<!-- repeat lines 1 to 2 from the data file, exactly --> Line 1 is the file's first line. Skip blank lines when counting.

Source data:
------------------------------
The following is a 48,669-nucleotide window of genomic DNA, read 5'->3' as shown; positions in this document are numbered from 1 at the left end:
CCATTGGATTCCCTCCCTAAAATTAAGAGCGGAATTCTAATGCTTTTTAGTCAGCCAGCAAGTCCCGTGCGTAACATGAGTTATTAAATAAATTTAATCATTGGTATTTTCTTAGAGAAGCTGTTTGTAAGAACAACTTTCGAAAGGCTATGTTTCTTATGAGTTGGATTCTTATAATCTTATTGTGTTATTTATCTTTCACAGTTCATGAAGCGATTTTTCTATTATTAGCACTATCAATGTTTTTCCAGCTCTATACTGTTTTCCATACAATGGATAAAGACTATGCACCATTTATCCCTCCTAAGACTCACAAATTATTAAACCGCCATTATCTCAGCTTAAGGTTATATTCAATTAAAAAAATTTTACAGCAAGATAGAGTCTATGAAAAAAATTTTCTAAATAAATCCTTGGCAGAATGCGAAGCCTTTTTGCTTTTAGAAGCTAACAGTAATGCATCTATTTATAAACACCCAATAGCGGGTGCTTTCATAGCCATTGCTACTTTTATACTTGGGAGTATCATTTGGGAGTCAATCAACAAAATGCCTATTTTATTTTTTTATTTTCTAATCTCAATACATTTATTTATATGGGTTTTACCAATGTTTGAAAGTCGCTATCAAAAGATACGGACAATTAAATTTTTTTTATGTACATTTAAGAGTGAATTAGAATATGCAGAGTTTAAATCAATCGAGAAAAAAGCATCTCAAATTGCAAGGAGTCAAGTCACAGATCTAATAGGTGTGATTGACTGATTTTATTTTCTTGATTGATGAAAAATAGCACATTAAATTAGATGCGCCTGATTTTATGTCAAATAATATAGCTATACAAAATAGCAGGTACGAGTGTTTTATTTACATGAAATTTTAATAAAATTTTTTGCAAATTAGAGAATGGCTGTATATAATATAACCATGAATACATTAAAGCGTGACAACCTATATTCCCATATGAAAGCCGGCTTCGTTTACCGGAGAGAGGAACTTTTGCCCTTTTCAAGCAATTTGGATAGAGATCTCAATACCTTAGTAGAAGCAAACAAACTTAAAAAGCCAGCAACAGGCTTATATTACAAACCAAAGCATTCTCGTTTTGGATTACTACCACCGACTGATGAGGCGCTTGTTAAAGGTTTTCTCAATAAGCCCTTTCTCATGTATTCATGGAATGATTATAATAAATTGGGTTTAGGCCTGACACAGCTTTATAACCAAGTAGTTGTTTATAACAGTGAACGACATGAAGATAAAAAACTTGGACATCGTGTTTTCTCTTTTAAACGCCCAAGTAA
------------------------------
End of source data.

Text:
The following is a 48,669-nucleotide window of genomic DNA, read 5'->3' as shown; positions in this document are numbered from 1 at the left end:
CCATTGGATTCCCTCCCTAAAATTAAGAGCGGAATTCTAATGCTTTTTAGTCAGCCAGCAAGTCCCGTGCGTAACATGAGTTATTAAATAAATTTAATCATTGGTATTTTCTTAGAGAAGCTGTTTGTAAGAACAACTTTCGAAAGGCTATGTTTCTTATGAGTTGGATTCTTATAATCTTATTGTGTTATTTATCTTTCACAGTTCATGAAGCGATTTTTCTATTATTAGCACTATCAATGTTTTTCCAGCTCTATACTGTTTTCCATACAATGGATAAAGACTATGCACCATTTATCCCTCCTAAGACTCACAAATTATTAAACCGCCATTATCTCAGCTTAAGGTTATATTCAATTAAAAAAATTTTACAGCAAGATAGAGTCTATGAAAAAAATTTTCTAAATAAATCCTTGGCAGAATGCGAAGCCTTTTTGCTTTTAGAAGCTAACAGTAATGCATCTATTTATAAACACCCAATAGCGGGTGCTTTCATAGCCATTGCTACTTTTATACTTGGGAGTATCATTTGGGAGTCAATCAACAAAATGCCTATTTTATTTTTTTATTTTCTAATCTCAATACATTTATTTATATGGGTTTTACCAATGTTTGAAAGTCGCTATCAAAAGATACGGACAATTAAATTTTTTTTATGTACATTTAAGAGTGAATTAGAATATGCAGAGTTTAAATCAATCGAGAAAAAAGCATCTCAAATTGCAAGGAGTCAAGTCACAGATCTAATAGGTGTGATTGACTGATTTTATTTTCTTGATTGATGAAAAATAGCACATTAAATTAGATGCGCCTGATTTTATGTCAAATAATATAGCTATACAAAATAGCAGGTACGAGTGTTTTATTTACATGAAATTTTAATAAAATTTTTTGCAAATTAGAGAATGGCTGTATATAATATAACCATGAATACATTAAAGCGTGACAACCTATATTCCCATATGAAAGCCGGCTTCGTTTACCGGAGAGAGGAACTTTTGCCCTTTTCAAGCAATTTGGATAGAGATCTCAATACCTTAGTAGAAGCAAACAAACTTAAAAAGCCAGCAACAGGCTTATATTACAAACCAAAGCATTCTCGTTTTGGATTACTACCACCGACTGATGAGGCGCTTGTTAAAGGTTTTCTCAATAAGCCCTTTCTCATGTATTCATGGAATGATTATAATAAATTGGGTTTAGGCCTGACACAGCTTTATAACCAAGTAGTTGTTTATAACAGTGAACGACATGAAGATAAAAAACTTGGACATCGTGTTTTCTCTTTTAAACGCCCAAGTAA